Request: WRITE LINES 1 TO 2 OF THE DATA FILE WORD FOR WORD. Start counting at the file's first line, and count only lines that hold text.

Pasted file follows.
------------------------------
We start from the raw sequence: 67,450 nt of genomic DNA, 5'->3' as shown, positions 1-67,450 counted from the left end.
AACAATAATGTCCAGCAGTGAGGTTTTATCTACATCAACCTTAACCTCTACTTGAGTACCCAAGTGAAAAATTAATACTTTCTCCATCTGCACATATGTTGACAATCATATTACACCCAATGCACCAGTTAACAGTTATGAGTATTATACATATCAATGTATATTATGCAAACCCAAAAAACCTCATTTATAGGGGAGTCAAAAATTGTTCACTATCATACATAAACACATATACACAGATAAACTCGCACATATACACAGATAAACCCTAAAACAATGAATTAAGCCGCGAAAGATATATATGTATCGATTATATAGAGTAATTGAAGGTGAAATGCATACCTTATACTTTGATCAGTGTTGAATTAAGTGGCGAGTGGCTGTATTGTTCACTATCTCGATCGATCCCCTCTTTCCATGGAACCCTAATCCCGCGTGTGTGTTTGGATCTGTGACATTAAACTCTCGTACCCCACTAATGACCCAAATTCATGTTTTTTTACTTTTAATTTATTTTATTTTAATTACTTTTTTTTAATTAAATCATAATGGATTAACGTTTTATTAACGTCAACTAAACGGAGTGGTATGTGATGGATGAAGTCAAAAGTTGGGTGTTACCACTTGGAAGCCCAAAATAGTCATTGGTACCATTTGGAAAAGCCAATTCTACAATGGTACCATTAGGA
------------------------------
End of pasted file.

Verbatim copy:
We start from the raw sequence: 67,450 nt of genomic DNA, 5'->3' as shown, positions 1-67,450 counted from the left end.
AACAATAATGTCCAGCAGTGAGGTTTTATCTACATCAACCTTAACCTCTACTTGAGTACCCAAGTGAAAAATTAATACTTTCTCCATCTGCACATATGTTGACAATCATATTACACCCAATGCACCAGTTAACAGTTATGAGTATTATACATATCAATGTATATTATGCAAACCCAAAAAACCTCATTTATAGGGGAGTCAAAAATTGTTCACTATCATACATAAACACATATACACAGATAAACTCGCACATATACACAGATAAACCCTAAAACAATGAATTAAGCCGCGAAAGATATATATGTATCGATTATATAGAGTAATTGAAGGTGAAATGCATACCTTATACTTTGATCAGTGTTGAATTAAGTGGCGAGTGGCTGTATTGTTCACTATCTCGATCGATCCCCTCTTTCCATGGAACCCTAATCCCGCGTGTGTGTTTGGATCTGTGACATTAAACTCTCGTACCCCACTAATGACCCAAATTCATGTTTTTTTACTTTTAATTTATTTTATTTTAATTACTTTTTTTTAATTAAATCATAATGGATTAACGTTTTATTAACGTCAACTAAACGGAGTGGTATGTGATGGATGAAGTCAAAAGTTGGGTGTTACCACTTGGAAGCCCAAAATAGTCATTGGTACCATTTGGAAAAGCCAATTCTACAATGGTACCATTAGGA